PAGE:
Art has long been driven by networks—as much so in Renaissance Italy and 19th Century France as in today’s globalized art world. The visibility of a contemporary artist is often linked directly to his or her networks. When investigating the reasons why certain artists became famous during a certain period, quite often those who travelled widely, or took advantage of living in the right place at the right time, were most successful.
One of my art history professors used to say: “networking is our ethical duty,” implying that this was the most moral and constructive thing for us to do as future art historians and curators. If this is true for those specializing in art history, it must be equally true for artists.
So, what are the best ways to network? How do curators find and select art, and develop exhibitions with artists? I’ve elucidated my ideas for you below. I work in a German museum, so my ideas can be viewed in this context. They represent one of many possible perspectives.
Curators are going to be precise in the work they are looking for at art fairs, in galleries, and on social media. Their theoretical background and aesthetic sensibility will always impact curatorial decisions. I personally believe in artists who have a strong political and conceptual message, people who consider art as work, work as process, and process as a political and social responsibility. But that’s just me—this is why the bulk of my personal and professional network consists of people who share this background. Other curators I know might be interested in museology, the digital age, popular culture, or modernism.
When we work on projects, we focus on themes and positions that might be interesting in the context of exhibitions. So our own interests—for both curators and artists—determine our networks, and we should never think of those as closed worlds, but rather as open systems.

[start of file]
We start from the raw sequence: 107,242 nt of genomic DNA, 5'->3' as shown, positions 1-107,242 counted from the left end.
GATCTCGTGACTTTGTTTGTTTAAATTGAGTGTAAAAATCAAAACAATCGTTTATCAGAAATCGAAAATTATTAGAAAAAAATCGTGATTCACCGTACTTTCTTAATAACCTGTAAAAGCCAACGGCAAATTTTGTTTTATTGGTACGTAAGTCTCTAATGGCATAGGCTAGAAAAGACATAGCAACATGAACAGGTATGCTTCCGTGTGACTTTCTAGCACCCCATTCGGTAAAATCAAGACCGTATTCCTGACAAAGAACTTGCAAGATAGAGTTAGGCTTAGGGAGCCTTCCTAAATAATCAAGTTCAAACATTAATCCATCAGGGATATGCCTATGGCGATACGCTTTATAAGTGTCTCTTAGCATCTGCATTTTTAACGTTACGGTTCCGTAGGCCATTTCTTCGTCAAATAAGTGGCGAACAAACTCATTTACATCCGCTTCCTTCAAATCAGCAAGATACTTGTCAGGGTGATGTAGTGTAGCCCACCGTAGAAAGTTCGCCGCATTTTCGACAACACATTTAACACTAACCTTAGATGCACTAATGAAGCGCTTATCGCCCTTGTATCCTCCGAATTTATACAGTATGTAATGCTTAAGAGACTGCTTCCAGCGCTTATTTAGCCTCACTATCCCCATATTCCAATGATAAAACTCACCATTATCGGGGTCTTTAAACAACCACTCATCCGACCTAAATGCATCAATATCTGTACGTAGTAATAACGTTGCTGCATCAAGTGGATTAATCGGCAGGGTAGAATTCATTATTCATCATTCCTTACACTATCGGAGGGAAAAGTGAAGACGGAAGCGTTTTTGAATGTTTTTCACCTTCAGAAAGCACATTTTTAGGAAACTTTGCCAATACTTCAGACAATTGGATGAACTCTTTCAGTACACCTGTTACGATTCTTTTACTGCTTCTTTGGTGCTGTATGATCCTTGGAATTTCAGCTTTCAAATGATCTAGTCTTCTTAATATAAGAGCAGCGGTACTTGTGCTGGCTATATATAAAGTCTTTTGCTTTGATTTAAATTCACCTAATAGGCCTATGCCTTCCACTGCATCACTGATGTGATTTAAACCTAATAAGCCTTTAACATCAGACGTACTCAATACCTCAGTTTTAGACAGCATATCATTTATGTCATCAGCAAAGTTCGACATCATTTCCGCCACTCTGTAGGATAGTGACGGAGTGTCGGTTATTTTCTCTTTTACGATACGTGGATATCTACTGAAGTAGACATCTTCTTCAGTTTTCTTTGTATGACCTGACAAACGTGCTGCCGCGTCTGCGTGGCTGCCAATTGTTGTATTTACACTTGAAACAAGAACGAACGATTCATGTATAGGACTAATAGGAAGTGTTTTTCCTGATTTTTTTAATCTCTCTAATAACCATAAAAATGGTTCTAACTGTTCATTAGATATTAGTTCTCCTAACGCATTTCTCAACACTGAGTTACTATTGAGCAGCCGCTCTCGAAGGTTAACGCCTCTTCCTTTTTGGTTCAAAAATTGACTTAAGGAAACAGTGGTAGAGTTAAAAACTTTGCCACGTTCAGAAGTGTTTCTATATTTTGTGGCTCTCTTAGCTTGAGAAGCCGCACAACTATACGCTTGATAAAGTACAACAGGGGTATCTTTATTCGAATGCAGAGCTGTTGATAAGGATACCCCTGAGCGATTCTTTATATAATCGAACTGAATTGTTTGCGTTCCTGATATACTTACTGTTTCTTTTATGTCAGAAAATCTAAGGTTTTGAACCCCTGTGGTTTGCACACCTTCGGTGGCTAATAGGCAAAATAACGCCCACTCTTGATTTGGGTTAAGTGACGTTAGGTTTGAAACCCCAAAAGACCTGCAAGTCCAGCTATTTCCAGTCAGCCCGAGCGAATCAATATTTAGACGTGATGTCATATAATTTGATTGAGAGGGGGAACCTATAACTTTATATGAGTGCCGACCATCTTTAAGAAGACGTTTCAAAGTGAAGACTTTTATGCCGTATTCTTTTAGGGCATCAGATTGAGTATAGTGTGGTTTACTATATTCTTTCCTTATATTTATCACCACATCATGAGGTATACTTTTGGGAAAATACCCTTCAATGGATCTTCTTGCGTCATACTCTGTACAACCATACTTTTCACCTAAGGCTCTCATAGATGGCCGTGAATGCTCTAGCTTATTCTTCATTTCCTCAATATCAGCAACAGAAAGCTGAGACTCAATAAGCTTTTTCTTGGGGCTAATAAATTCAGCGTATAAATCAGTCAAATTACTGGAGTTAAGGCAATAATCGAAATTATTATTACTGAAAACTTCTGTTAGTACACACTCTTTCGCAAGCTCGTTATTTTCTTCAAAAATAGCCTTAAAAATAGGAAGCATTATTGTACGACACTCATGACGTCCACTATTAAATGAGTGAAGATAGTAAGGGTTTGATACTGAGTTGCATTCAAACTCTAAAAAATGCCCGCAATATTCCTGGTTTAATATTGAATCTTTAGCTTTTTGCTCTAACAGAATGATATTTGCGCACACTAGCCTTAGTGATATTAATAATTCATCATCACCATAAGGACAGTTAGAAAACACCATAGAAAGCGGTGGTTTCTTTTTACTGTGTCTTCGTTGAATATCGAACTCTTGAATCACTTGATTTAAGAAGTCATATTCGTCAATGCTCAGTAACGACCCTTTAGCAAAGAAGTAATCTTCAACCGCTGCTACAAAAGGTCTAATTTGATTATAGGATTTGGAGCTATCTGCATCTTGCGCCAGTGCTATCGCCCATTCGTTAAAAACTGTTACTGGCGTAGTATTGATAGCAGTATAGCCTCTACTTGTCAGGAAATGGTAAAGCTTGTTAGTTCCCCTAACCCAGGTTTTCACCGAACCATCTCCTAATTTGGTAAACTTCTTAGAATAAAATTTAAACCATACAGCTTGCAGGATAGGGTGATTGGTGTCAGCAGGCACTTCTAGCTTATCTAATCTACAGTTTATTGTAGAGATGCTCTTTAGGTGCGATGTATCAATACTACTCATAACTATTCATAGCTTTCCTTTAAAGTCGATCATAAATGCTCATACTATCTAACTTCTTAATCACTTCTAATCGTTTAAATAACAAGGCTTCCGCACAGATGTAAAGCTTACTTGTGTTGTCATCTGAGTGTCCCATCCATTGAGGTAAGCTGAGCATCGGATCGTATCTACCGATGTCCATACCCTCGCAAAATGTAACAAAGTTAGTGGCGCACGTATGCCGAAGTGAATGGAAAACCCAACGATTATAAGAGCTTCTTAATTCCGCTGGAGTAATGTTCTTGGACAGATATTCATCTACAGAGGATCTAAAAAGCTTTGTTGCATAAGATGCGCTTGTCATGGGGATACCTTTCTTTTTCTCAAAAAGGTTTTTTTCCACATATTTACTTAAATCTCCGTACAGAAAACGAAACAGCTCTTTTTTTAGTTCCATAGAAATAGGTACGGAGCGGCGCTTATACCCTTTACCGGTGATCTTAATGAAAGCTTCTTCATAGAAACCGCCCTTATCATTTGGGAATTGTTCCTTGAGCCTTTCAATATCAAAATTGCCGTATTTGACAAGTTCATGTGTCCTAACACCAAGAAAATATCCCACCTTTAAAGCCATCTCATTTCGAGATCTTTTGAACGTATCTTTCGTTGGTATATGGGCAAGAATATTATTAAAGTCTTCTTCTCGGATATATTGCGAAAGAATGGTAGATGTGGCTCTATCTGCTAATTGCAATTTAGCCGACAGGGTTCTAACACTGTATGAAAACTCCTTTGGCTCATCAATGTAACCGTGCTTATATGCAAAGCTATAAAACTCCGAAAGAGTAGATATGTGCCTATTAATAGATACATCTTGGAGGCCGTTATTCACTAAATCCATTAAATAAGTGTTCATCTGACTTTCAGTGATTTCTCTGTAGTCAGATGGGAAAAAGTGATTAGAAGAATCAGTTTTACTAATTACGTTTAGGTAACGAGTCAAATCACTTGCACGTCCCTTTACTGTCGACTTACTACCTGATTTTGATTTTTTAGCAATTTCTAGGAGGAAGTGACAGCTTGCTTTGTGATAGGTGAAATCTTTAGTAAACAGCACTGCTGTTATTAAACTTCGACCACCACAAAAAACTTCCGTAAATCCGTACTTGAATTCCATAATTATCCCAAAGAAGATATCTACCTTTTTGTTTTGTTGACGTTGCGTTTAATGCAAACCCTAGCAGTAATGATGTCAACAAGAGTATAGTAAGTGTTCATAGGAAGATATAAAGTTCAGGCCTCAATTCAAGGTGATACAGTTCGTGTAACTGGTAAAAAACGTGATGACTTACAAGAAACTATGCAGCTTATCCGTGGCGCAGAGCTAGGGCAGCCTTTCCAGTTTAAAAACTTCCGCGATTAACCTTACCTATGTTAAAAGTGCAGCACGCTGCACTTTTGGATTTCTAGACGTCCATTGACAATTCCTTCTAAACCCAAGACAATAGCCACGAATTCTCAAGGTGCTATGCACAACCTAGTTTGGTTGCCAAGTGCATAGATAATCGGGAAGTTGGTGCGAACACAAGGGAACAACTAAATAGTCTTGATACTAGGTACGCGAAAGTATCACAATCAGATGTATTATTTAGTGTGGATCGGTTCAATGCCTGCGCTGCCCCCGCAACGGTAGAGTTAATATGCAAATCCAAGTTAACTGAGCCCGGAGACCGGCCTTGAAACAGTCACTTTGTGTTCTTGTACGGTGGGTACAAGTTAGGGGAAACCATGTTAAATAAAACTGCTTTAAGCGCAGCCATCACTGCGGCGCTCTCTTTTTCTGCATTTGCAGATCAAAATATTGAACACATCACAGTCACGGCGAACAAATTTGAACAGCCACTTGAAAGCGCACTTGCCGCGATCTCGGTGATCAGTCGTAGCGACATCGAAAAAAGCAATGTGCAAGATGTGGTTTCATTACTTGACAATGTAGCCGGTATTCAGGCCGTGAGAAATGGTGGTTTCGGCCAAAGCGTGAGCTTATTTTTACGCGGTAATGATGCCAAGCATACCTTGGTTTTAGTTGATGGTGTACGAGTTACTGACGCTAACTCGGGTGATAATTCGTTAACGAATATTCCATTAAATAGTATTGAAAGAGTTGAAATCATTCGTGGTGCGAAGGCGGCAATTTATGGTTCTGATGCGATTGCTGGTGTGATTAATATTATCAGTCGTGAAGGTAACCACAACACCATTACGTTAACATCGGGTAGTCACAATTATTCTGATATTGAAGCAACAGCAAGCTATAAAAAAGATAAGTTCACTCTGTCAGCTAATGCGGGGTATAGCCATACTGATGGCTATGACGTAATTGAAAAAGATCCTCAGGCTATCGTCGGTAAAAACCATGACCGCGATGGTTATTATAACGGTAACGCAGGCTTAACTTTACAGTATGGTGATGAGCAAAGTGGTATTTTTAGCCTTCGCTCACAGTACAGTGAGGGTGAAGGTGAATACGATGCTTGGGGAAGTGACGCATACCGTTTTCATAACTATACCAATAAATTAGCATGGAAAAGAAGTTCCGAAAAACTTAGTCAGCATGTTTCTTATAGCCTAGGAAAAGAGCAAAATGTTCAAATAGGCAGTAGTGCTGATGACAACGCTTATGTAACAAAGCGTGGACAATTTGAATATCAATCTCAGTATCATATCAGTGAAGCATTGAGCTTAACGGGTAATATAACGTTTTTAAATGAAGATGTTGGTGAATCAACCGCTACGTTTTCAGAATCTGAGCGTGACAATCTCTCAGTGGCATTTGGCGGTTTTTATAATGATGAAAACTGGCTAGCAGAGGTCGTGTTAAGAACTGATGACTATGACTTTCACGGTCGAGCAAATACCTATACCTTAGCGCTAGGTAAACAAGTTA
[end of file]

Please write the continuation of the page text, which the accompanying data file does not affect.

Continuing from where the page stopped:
Who’s helping you?
When working with artists, I find it useful for them to have a strong message or idea to start with. The next step is to communicate your message and ideas and to find people who could help you to communicate them. Find out who is interested in themes you are working on, and if you can, go and see them. If you find like-minded people in an alternative art space, go exhibit with them. If you find you can reach many more people through social media, do that.
Where will you go from there?
Communication and visibility are key factors to achieving your goals in the art professions. I have one example from my life: a Syrian artist I know was forced to flee to Europe. When terrorists struck his city he posted a kissing selfie with his European wife on Facebook, demonstrating that love is stronger than terrorism, racism or political differences. This image generated a lot of media interest. He had a strong message, publicized it on the platform he had available, and this buzz helped him to eventually publish and market a superb graphic novel about the Syrian civil war. He continued to establish his visibility and utilize an art-interested public. The book is a great success and he has since exhibited his drawings internationally, been awarded a fellowship at a major German university, and a residency to work on his next graphic novel.
Both artists and curators have to be single-minded in certain ways, but as another tutor of mine (in London) used to say: “Get out more!” Go to openings and events, have a group, network, and communicate. Don’t work in isolation unless you absolutely have to, to finish some tricky sculpture or a postgraduate thesis. Be serious about your work, but think of it as a community effort or dialogue, unless you still ponder this 19th Century idea of the lone, poor, misunderstood artistic genius. This isn’t recommended; times have changed! We live in politically-challenging times, defined by crisis. As stewards of culture, generating social and political dialogue—and working with others who are doing the same—is indeed “our ethical duty.”